After dwelling in theory and performance, Johnson's talk on Shakespeare's Global Digital Marketplace evidenced the technical possibilities and problems of developing these archives. Sharing the fascinating digital work being done at the Folger Shakespeare Library, Johnson explained how new research tools are in the works to read and share Shakespeare's plays. Charting the countries accessing the archives and tagging (coding) searchable words in the texts, the medium and media of Shakespeare studies continues to develop beyond traditional prose writing styles.

Concluding the first day, Desmet richly expanded on the tricks and trickiness in the Art of Curation. "How do we facilitate rather than defend the archive?" Desmet questioned her fellow curators. Noting with her fellow presenters the ever diversifying field of potential readers, how do those who work in Shakespeare set the stage for archives, databased and collections that each offer new and contradictory challenges for materials and access.

Mapping Performances

Saturday started bright and early at the Morton Auditorium. The beautiful made-for-media facility framed the event and highlighted the panel's discussion of objects, technologies and television broadcasts, facilitated by Prof. Cohen.

Working in the vein of Jane Bennett's Vibrant Matter, Iyengar's Beds and Handkerchiefs followed the objects active roles in adaptations of Othello. By watching films of Othello in non-familiar languages (without the subtitles) Iyengar was drawn towards the presence and work of the story's many non-human actors. Objects move Othello and turn the story in surprising directions.

Whereas beds and handkerchiefs can be so central to the plot so as to be hidden in plain sight, the screens and cameras of Cartelli's High-Tech Shakespeare in a Mediatized Globe announce the saturation of technology in contemporary productions. Looking at high-tech stagings of Shakespeare's plays, Cartelli examines how directors are now integrating mass media production techniques into their sets with walls of televisions and cameras guiding the eye of audience members. The questions of "where do I look?" and "how do I focus?" keep viewers searching as the onstage media distributes the action across a range of locals.

The concentration on fragmentation and adaption continued in Seeff's talk on Race, Post-Race, Shakespeare, and South Africa. Seeff's work traced how despite the evident changes of time, context and media, issues of race continue to haunt South African productions of Shakespeare. Things shift and change but continue to utilize the past as made-for-television films look for new ways to grapple with identity.

From Screen to Stage

Culminating the symposium, director Julie Taymor and actor Harry Lennix took the stage for a generous 2-hour conversation on the breadth of their work bringing Shakespeare to the stage and screen. Event organizer Thompson facilitated the interview and helped direct the question-and-answer session that drew the event to a close.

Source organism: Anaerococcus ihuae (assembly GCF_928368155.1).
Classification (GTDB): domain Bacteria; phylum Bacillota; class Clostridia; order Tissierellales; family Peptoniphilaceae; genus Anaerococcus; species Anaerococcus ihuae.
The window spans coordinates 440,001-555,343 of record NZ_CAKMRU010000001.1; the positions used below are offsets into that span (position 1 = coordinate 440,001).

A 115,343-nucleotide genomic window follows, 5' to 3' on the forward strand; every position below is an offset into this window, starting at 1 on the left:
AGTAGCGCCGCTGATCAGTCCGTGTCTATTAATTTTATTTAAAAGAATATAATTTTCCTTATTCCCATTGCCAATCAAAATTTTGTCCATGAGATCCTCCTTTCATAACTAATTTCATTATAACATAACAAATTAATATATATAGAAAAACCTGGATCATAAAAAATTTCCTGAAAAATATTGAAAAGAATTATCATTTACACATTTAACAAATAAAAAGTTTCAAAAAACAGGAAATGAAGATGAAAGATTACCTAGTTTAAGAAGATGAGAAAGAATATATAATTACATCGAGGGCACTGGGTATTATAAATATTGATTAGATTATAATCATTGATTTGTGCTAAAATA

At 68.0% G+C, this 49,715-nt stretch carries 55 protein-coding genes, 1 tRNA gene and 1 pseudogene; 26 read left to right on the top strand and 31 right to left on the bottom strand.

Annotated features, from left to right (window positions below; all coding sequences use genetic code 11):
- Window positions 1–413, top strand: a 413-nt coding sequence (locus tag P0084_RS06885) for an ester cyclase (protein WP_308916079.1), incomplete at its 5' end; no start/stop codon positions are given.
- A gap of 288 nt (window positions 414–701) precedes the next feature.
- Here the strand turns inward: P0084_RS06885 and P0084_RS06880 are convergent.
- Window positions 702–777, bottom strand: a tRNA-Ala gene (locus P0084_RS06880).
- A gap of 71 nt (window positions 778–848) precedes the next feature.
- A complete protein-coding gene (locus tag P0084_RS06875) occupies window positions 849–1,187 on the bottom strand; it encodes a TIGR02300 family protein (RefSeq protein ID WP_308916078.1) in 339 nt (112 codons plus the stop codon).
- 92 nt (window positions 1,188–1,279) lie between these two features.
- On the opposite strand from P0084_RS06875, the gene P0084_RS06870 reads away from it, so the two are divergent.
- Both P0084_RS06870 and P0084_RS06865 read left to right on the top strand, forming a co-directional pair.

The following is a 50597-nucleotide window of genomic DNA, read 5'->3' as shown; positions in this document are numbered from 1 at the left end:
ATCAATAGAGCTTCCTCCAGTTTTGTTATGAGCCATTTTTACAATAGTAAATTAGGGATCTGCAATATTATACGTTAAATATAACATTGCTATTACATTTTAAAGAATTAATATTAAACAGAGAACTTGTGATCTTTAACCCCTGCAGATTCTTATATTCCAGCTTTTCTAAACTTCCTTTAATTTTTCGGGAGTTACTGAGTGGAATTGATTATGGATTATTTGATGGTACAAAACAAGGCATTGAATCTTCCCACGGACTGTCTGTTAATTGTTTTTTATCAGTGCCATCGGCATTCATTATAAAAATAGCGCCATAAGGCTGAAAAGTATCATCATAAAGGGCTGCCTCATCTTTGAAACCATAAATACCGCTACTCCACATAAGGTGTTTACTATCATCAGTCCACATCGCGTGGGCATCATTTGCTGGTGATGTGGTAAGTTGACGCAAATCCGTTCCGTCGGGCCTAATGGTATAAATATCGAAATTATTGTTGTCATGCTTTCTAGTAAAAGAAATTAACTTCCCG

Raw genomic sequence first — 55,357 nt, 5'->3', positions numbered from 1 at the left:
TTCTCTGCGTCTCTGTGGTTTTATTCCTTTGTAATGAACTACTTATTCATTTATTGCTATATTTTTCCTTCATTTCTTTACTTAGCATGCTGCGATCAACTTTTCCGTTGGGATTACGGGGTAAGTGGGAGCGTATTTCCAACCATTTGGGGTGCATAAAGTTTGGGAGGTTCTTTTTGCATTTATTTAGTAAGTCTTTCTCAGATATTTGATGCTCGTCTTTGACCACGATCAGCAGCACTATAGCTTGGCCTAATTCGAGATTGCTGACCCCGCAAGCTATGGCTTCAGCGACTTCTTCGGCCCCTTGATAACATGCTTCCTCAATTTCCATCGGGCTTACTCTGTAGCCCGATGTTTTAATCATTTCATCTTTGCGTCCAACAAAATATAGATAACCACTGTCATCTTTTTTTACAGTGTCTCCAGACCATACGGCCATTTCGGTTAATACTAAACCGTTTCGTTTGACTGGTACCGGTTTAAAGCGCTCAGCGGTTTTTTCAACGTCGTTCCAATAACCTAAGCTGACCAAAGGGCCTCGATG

Taymor began by walking the audience through the process which brought her to adapt her production of Titus (1999) from a local off-Broadway show into a film featuring Anthony Hopkins. This required a lot of trust between participants from both backgrounds. Taymor admitted how the lead actor and Taymor depended on one another to help facilitate the meeting of Shakespeare's stage and the world of the big screen. Some of the play's scenes were so intense for Hopkins, Taymor commented, that the actor requested they limit themselves to one take; allowing him to give himself entirely to the doing and undoing of Titus.

The Tempest (2010) offered unique challenges for Taymor, as one of Shakespeare's less frequently adapted plays. While casting the role of Prospero as a woman, Taymor claimed that she tried to keep her version of the Tempest as close to the text as possible. Despite this desire, the play's many elaborate visuals and enigmatic language once encouraged Taymor to once again draw on the talents of her world-class crew and actors to develop a Tempest that felt at the same time fresh and familiar. Perhaps whether one attempts to fill Shakespeare's Globe or make global media, there will always be places where unity and consistency struggles against particularity and adaptation.

After a rich two hour discussion of these films, as well as looks at her other films and plays, including a striking take on A Midsummer Nights Dream, the day came to a close. Thanking both Ms. Taymor and Mr. Lennix, Thompson and Huang concluded the Global Shakespeares symposium, inviting the speakers and audience members to a bountiful reception to celebrate two days of intense conversation.